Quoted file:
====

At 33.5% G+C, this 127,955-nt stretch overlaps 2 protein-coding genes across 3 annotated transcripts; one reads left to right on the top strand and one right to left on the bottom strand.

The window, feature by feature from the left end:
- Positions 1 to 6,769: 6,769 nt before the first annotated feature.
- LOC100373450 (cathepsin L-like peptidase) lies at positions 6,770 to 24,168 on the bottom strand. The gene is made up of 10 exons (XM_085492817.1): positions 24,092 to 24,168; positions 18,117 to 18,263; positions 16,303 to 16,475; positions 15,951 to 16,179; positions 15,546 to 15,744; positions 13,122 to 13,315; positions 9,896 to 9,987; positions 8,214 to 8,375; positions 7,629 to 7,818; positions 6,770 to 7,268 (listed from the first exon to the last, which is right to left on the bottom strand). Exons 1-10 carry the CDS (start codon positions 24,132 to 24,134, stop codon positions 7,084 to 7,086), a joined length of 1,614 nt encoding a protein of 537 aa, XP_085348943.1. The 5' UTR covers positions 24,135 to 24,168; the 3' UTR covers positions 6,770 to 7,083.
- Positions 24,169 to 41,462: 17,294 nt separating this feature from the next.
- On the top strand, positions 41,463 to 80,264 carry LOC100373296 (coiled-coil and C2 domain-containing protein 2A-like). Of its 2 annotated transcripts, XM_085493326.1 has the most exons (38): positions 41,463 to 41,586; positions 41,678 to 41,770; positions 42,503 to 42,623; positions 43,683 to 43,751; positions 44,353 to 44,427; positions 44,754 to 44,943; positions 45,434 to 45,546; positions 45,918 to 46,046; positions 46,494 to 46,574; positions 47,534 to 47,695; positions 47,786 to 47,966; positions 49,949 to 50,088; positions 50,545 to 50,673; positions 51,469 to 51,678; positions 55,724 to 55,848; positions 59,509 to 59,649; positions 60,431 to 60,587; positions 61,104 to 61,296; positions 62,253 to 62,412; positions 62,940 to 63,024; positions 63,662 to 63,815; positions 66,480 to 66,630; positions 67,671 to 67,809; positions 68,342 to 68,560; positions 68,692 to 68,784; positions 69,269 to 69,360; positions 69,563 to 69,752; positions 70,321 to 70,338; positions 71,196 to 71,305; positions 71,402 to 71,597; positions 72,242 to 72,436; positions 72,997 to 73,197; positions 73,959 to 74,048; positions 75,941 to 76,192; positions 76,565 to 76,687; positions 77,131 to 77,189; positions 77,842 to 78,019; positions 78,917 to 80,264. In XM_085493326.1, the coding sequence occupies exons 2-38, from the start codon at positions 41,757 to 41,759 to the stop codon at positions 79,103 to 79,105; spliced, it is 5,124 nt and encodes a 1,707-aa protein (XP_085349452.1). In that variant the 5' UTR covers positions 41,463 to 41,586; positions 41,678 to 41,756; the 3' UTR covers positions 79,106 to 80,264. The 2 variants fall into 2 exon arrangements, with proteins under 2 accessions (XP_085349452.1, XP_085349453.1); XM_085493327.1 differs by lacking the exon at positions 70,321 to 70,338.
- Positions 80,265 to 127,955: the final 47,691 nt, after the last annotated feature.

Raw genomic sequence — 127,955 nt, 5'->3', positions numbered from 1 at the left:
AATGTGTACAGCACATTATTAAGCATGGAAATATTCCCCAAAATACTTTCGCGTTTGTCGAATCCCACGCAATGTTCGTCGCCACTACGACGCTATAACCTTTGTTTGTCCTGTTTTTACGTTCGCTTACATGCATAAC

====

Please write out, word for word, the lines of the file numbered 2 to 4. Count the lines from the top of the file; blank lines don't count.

The window, feature by feature from the left end:
- Positions 1 to 6,769: 6,769 nt before the first annotated feature.
- LOC100373450 (cathepsin L-like peptidase) lies at positions 6,770 to 24,168 on the bottom strand. The gene is made up of 10 exons (XM_085492817.1): positions 24,092 to 24,168; positions 18,117 to 18,263; positions 16,303 to 16,475; positions 15,951 to 16,179; positions 15,546 to 15,744; positions 13,122 to 13,315; positions 9,896 to 9,987; positions 8,214 to 8,375; positions 7,629 to 7,818; positions 6,770 to 7,268 (listed from the first exon to the last, which is right to left on the bottom strand). Exons 1-10 carry the CDS (start codon positions 24,132 to 24,134, stop codon positions 7,084 to 7,086), a joined length of 1,614 nt encoding a protein of 537 aa, XP_085348943.1. The 5' UTR covers positions 24,135 to 24,168; the 3' UTR covers positions 6,770 to 7,083.